This article originally said Minecraft: Pocket Edition was the top-grossing app in the U.S. on iOS. That’s not accurate. It was instead the second-highest grossing game worldwide.

One of the biggest games in the world had a pretty great Christmas.

Minecraft: Pocket Edition was the second highest-grossing app for all of iOS on one of the biggest days of the year for mobile gaming, according to data from App Annie. Developer Mojang, now under ownership of Microsoft, made more money on Christmas with its block-building adventure than Kim Kardashian: Hollywood, Game of War, or Candy Crush Saga made for their respective studios. This is notable because Minecraft costs $7 to purchase, and “premium priced” games typically earn far less than free-to-play games with in-app purchases.

Christmas is a big day for app developers. Smartphones and tablets are popular holiday gifts, and many people spend Dec. 25 finding and installing games and other apps for their new devices. App developers have found that this holiday is similar to what Black Friday is for console gaming.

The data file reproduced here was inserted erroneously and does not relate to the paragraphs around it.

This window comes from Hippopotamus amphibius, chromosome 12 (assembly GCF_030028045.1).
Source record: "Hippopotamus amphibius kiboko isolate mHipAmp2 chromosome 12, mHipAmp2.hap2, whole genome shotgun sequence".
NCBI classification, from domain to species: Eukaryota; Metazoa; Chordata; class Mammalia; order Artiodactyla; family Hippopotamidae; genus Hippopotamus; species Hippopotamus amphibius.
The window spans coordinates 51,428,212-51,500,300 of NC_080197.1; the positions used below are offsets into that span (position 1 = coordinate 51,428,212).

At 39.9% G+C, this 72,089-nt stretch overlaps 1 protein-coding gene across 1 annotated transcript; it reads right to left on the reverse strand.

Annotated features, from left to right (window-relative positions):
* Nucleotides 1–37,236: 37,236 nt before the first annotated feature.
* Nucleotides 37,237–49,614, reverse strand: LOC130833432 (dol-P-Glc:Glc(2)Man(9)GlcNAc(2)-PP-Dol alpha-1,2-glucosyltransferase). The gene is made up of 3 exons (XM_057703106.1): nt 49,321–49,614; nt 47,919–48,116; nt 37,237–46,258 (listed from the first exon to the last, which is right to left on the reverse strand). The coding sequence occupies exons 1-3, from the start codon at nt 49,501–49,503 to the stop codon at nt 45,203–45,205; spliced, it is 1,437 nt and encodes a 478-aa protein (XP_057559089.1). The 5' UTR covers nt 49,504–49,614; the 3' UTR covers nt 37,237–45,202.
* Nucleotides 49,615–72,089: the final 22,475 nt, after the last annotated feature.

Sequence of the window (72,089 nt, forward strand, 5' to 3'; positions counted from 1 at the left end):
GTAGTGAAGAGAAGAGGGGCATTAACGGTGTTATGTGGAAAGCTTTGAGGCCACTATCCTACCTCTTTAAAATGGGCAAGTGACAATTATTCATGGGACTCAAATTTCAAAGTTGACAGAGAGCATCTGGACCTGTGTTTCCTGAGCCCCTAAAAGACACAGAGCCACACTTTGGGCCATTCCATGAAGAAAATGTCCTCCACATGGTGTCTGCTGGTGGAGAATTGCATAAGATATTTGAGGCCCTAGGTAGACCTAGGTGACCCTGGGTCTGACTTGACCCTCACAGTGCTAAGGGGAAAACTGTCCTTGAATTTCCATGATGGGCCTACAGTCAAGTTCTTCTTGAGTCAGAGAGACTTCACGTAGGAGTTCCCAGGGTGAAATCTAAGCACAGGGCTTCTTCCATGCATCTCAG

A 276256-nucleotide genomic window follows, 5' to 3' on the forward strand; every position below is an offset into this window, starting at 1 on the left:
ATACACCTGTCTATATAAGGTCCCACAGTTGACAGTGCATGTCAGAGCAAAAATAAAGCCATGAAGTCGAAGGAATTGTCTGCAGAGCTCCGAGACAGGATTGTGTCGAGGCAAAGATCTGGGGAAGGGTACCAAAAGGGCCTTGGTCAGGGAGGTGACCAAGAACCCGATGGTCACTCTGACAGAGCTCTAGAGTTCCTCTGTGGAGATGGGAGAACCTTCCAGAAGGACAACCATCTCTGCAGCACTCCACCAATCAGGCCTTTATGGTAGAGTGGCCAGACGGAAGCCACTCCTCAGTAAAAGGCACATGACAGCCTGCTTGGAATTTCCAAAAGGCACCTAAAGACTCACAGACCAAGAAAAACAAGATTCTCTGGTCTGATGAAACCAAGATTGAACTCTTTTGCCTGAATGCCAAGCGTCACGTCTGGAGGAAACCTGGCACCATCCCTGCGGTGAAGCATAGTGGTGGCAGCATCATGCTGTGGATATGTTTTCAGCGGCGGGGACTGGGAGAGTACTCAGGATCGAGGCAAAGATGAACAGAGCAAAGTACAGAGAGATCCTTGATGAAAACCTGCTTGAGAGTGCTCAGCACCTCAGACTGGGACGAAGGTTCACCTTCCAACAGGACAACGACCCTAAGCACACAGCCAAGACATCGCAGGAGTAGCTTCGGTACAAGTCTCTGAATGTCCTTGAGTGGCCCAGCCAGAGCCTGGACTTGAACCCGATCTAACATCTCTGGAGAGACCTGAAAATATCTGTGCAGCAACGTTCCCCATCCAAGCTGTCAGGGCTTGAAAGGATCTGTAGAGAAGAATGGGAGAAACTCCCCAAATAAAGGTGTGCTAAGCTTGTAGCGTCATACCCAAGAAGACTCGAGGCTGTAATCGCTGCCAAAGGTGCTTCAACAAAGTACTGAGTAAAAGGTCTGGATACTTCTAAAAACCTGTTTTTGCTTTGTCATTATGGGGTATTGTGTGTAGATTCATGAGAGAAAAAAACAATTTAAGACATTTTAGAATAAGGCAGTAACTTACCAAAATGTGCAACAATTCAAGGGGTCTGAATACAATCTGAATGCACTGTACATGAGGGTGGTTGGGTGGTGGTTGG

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Minecraft’s continued success isn’t that surprising as it is one of the most popular games among young children and teenagers. It’s likely that parents purchased the Lego-like game for their kids after giving them an iPhone or iPad. It’s also possible that many people gave gift cards for the holidays, and people used those to pick up Minecraft.

But Minecraft’s success is still an anomaly. It first debuted as an unfinished game in 2009 before Mojang finally finished and “released” it in 2011 on PC. That same year, the studio released the Pocket Edition for iOS and Android. In the three years since then, Minecraft has continued to stay at or near the top of the charts on both platforms. Mojang has also gone on to release Minecraft for PlayStation 4, Xbox One, PlayStation 3, Xbox 360, and PlayStation Vita. It is one of the best-selling games on all of those systems as well.

In September, Microsoft spent $2.5 billion to purchase Minecraft and Mojang. The publisher says it will continue to develop the smash hit for non-Microsoft platforms as well.

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